Just how pushy can unions get when trying to organize new members? For the United Auto Workers, the answer is as simple as it is audacious: they orchestrated a mock card check election, make employees believe unionization was inevitable, and did it all with the complicity of public officials.
Luckily for employees, they were going up against Donald Trump. Their scheme targeted 11 casinos in Atlantic City—including gambling-floor employees of Trump Entertainment Resorts, Inc. After the UAW pulled off an unsurprising election win, Trump filed a complaint with the National Labor Relations Board.
Unsurprisingly, the NLRB required Trump to sit down with the union. Instead, he appealed—and, now, the United States Court of Appeals in Washington has ruled in his favor, reversing the NLRB and admonishing the UAW.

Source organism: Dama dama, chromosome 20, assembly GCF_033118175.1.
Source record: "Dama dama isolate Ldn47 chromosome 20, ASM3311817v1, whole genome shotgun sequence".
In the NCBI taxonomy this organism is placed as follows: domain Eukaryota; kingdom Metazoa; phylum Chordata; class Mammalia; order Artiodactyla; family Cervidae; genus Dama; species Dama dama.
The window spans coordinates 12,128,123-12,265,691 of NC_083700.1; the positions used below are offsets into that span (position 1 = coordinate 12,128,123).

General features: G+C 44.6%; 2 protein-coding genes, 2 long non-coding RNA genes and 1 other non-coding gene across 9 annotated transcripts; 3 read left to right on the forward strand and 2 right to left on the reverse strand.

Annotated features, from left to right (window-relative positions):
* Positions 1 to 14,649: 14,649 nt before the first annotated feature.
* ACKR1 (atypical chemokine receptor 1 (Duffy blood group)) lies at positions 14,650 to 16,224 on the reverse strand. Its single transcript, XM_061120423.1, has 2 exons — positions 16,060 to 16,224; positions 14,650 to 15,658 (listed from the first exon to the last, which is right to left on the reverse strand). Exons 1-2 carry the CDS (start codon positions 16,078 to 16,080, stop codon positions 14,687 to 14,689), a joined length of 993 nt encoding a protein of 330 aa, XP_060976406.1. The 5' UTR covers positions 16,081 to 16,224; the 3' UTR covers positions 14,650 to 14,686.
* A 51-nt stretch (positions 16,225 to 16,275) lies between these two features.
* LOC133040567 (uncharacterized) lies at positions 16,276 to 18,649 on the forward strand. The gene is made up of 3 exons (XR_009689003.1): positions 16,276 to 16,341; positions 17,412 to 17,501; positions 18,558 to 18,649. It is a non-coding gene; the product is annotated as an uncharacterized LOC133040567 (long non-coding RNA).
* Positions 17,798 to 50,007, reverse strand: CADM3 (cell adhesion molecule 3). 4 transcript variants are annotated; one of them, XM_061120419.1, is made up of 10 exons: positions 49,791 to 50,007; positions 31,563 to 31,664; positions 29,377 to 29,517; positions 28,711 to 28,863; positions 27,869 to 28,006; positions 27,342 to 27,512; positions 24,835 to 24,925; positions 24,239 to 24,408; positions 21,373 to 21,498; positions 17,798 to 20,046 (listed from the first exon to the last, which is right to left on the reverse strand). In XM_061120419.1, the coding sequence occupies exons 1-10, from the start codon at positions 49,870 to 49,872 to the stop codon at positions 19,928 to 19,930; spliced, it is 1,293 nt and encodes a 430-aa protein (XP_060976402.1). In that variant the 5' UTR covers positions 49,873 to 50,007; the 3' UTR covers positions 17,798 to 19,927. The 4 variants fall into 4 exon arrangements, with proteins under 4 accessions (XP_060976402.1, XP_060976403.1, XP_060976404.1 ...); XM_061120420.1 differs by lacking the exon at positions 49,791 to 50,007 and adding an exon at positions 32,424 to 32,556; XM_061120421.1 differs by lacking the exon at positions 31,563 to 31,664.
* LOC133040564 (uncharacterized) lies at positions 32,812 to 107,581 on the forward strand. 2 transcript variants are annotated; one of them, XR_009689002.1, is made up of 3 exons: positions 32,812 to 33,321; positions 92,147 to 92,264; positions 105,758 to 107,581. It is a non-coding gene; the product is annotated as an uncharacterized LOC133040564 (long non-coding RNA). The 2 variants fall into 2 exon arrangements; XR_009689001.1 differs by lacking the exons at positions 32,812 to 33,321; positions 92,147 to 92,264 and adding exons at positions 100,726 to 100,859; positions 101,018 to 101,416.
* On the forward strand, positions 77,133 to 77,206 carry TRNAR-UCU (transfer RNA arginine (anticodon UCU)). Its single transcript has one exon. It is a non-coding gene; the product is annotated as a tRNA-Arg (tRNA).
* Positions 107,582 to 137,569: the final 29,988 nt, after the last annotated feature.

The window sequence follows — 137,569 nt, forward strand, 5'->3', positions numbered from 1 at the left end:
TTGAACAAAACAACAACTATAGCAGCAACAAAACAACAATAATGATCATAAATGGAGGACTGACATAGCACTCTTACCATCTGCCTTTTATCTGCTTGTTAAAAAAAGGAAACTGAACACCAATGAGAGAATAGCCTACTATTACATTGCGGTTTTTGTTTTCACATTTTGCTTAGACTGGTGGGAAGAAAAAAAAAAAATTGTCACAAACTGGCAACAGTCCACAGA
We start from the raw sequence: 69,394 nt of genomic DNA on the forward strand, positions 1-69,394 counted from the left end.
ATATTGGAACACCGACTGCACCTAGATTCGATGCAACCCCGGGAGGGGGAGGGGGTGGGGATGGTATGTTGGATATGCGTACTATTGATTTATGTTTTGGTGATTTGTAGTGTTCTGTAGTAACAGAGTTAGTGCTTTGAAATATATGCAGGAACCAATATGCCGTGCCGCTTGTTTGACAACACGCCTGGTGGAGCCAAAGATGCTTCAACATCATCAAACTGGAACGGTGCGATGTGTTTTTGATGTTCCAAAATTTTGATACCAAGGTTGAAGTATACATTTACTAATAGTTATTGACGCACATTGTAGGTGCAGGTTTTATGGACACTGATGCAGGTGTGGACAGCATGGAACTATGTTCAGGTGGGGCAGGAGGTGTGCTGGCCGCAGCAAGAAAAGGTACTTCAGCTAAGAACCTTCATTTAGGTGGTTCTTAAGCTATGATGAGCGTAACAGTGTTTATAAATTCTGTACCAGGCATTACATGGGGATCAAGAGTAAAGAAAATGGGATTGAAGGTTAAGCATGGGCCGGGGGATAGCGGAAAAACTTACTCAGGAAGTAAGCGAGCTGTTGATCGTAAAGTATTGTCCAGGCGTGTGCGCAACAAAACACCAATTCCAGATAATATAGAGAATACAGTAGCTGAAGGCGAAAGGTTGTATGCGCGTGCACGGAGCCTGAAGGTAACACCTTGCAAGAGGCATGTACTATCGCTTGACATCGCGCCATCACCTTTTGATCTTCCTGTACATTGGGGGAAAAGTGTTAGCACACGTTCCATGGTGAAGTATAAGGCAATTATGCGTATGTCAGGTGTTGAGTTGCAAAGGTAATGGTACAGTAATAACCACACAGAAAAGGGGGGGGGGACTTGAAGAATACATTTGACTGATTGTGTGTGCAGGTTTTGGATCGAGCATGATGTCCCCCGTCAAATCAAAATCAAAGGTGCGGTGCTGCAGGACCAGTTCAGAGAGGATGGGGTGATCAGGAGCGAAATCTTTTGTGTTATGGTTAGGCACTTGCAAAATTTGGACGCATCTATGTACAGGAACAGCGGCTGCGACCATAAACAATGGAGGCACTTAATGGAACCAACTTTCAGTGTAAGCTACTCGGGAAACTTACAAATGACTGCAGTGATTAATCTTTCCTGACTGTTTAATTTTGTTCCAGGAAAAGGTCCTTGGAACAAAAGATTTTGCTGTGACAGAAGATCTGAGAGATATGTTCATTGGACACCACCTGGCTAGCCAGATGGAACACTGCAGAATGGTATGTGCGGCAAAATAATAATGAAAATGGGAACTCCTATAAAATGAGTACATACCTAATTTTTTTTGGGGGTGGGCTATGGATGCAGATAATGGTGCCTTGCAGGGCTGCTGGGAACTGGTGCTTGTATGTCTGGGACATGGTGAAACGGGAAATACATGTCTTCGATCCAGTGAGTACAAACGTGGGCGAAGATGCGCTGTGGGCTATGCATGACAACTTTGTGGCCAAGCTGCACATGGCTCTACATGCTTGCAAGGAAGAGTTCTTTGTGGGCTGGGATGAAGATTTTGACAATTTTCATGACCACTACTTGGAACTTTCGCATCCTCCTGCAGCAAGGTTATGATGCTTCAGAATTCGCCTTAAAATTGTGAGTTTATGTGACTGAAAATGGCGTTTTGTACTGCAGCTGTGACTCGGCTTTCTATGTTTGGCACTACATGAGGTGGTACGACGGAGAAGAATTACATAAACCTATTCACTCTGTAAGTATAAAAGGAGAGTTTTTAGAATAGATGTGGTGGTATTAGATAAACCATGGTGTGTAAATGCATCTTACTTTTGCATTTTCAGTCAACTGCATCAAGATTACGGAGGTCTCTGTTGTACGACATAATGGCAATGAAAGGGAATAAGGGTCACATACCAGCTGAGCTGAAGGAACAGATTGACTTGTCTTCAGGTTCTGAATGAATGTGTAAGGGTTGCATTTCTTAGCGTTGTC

Blaming the NLRB for ignoring “substantial circumstantial evidence,” the Court’s three empaneled judges have told the NLRB to review Trump’s claim that the UAW misled voting workers with the mock card check charade.
This stinging rebuke of the NLRB and the UAW is more than a victory for one of America’s most highly visible celebrities. It’s a win for the casino workers who were misled.